Leave it to Mansory to take an already flashy car and turn into an even more attention grabber.
Controversial tuner Mansory is at it again. This time around, the Ferrari F8 Spider is showing its wild side courtesy of numerous carbon-fiber add-ons. Rather than receiving a full makeover, the Italian stallion gets what the aftermarket specialist refers to as a "soft kit." That said, there's nothing soft about the package as it gives the performance cabrio from Maranello an outlandish look from every angle.
It's a so-called soft kit because Mansory didn't make changes to the original body panels. Instead, it slapped on carbon fiber bits with yellow accents to contrast the traditional red. These upgrades are also available for the coupe variant, the F8 Tributo. Both can receive a plethora of tacked-on parts, including a prominent front splitter, chunky side skirt extensions, and a beefy two-piece diffuser.
The tuner will also happily dip the side mirror caps in carbon fiber and install an extra rear spoiler above the integrated OEM setup. From the door handles to the engine bay, Mansory went to town using the lightweight material. You'll also notice it at the back for the air intakes cooling the mid-mounted V8 engine.
Speaking of which, the twin-turbo 3.9-liter unit has been massaged to extract 880 horsepower and a colossal 960 Newton-meters (708 pound-feet) of torque. It enables the Ferrari F8 Spider to reach 62 mph (100 km/h) from a standstill in as little as 2.6 seconds. That slashes off 0.3s from the official sprint time, and while top speed isn't mentioned, it has likely increased over the standard model's 211 mph (340 km/h).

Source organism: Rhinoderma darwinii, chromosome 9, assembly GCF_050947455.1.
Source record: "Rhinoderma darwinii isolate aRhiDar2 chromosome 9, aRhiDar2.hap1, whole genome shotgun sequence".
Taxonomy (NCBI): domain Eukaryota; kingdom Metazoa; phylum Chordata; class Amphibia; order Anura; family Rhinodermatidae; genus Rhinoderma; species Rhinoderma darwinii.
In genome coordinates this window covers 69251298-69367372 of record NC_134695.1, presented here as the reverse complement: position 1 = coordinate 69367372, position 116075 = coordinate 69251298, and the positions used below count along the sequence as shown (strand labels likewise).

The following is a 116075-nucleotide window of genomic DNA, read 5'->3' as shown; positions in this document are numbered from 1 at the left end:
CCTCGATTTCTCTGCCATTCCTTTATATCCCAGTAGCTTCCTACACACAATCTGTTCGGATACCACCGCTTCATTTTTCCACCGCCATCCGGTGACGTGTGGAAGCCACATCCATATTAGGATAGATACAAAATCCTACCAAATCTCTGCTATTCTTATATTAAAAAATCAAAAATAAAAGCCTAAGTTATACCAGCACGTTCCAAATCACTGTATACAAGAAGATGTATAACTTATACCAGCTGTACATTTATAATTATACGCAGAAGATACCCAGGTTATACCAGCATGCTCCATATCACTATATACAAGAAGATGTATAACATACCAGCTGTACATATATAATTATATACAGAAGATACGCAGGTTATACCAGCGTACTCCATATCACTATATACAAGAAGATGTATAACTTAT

Mansory Has A Soft Spot For Ferraris:
- Mansory Ferrari 812 GTS Stallone Gets A Very Orange Makeover
- Mansory Shows The Ferrari Portofino Its Wild Side
As a final touch, Mansory removed the stock alloys to make room for its own black wheel set measuring 22 inches at the rear and 21 inches for the front. Naturally, the outer lip has yellow accents to complement the large brake calipers lurking from behind. The same hue has been applied onto the canards, which we'd argue are a bit too much, even on a Ferrari.
We can't help but wonder what a car fully designed by Mansory would look like, without being limited by the proportions of a donor car. Their projects are already bonkers, but a vehicle designed from scratch would likely make this F8 Spider seem mundane by comparison.